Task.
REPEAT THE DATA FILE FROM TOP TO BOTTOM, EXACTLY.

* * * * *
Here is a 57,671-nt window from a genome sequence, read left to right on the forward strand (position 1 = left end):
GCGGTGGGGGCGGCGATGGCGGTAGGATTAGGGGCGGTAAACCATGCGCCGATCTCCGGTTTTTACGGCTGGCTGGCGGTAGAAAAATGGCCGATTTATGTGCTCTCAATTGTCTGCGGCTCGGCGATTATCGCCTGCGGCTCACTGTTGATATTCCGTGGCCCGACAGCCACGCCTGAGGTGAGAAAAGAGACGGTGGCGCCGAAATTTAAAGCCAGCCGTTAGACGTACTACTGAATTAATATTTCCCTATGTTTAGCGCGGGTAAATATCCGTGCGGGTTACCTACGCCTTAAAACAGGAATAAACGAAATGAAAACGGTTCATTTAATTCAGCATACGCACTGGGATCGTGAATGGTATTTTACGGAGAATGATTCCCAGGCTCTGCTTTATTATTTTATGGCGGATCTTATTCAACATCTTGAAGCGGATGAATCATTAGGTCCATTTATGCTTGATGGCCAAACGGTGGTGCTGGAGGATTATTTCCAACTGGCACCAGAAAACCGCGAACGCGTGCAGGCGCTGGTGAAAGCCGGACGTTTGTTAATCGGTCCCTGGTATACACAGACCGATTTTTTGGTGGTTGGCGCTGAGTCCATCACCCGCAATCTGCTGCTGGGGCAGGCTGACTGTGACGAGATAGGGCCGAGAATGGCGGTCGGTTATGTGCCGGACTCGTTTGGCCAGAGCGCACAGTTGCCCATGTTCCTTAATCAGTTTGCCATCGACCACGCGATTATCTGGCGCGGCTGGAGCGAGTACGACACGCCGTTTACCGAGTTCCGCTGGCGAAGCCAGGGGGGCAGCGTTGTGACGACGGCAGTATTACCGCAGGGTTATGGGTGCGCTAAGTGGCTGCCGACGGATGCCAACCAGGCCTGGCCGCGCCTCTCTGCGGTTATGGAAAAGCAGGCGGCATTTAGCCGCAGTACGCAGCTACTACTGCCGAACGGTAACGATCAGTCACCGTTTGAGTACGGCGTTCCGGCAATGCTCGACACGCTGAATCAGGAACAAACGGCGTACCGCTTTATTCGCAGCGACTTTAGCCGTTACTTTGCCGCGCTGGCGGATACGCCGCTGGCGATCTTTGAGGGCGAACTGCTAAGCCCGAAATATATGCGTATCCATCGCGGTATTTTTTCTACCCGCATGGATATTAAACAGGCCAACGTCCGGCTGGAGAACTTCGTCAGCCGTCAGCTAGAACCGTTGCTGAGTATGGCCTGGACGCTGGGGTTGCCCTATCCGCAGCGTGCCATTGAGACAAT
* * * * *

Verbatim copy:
Here is a 57,671-nt window from a genome sequence, read left to right on the forward strand (position 1 = left end):
GCGGTGGGGGCGGCGATGGCGGTAGGATTAGGGGCGGTAAACCATGCGCCGATCTCCGGTTTTTACGGCTGGCTGGCGGTAGAAAAATGGCCGATTTATGTGCTCTCAATTGTCTGCGGCTCGGCGATTATCGCCTGCGGCTCACTGTTGATATTCCGTGGCCCGACAGCCACGCCTGAGGTGAGAAAAGAGACGGTGGCGCCGAAATTTAAAGCCAGCCGTTAGACGTACTACTGAATTAATATTTCCCTATGTTTAGCGCGGGTAAATATCCGTGCGGGTTACCTACGCCTTAAAACAGGAATAAACGAAATGAAAACGGTTCATTTAATTCAGCATACGCACTGGGATCGTGAATGGTATTTTACGGAGAATGATTCCCAGGCTCTGCTTTATTATTTTATGGCGGATCTTATTCAACATCTTGAAGCGGATGAATCATTAGGTCCATTTATGCTTGATGGCCAAACGGTGGTGCTGGAGGATTATTTCCAACTGGCACCAGAAAACCGCGAACGCGTGCAGGCGCTGGTGAAAGCCGGACGTTTGTTAATCGGTCCCTGGTATACACAGACCGATTTTTTGGTGGTTGGCGCTGAGTCCATCACCCGCAATCTGCTGCTGGGGCAGGCTGACTGTGACGAGATAGGGCCGAGAATGGCGGTCGGTTATGTGCCGGACTCGTTTGGCCAGAGCGCACAGTTGCCCATGTTCCTTAATCAGTTTGCCATCGACCACGCGATTATCTGGCGCGGCTGGAGCGAGTACGACACGCCGTTTACCGAGTTCCGCTGGCGAAGCCAGGGGGGCAGCGTTGTGACGACGGCAGTATTACCGCAGGGTTATGGGTGCGCTAAGTGGCTGCCGACGGATGCCAACCAGGCCTGGCCGCGCCTCTCTGCGGTTATGGAAAAGCAGGCGGCATTTAGCCGCAGTACGCAGCTACTACTGCCGAACGGTAACGATCAGTCACCGTTTGAGTACGGCGTTCCGGCAATGCTCGACACGCTGAATCAGGAACAAACGGCGTACCGCTTTATTCGCAGCGACTTTAGCCGTTACTTTGCCGCGCTGGCGGATACGCCGCTGGCGATCTTTGAGGGCGAACTGCTAAGCCCGAAATATATGCGTATCCATCGCGGTATTTTTTCTACCCGCATGGATATTAAACAGGCCAACGTCCGGCTGGAGAACTTCGTCAGCCGTCAGCTAGAACCGTTGCTGAGTATGGCCTGGACGCTGGGGTTGCCCTATCCGCAGCGTGCCATTGAGACAAT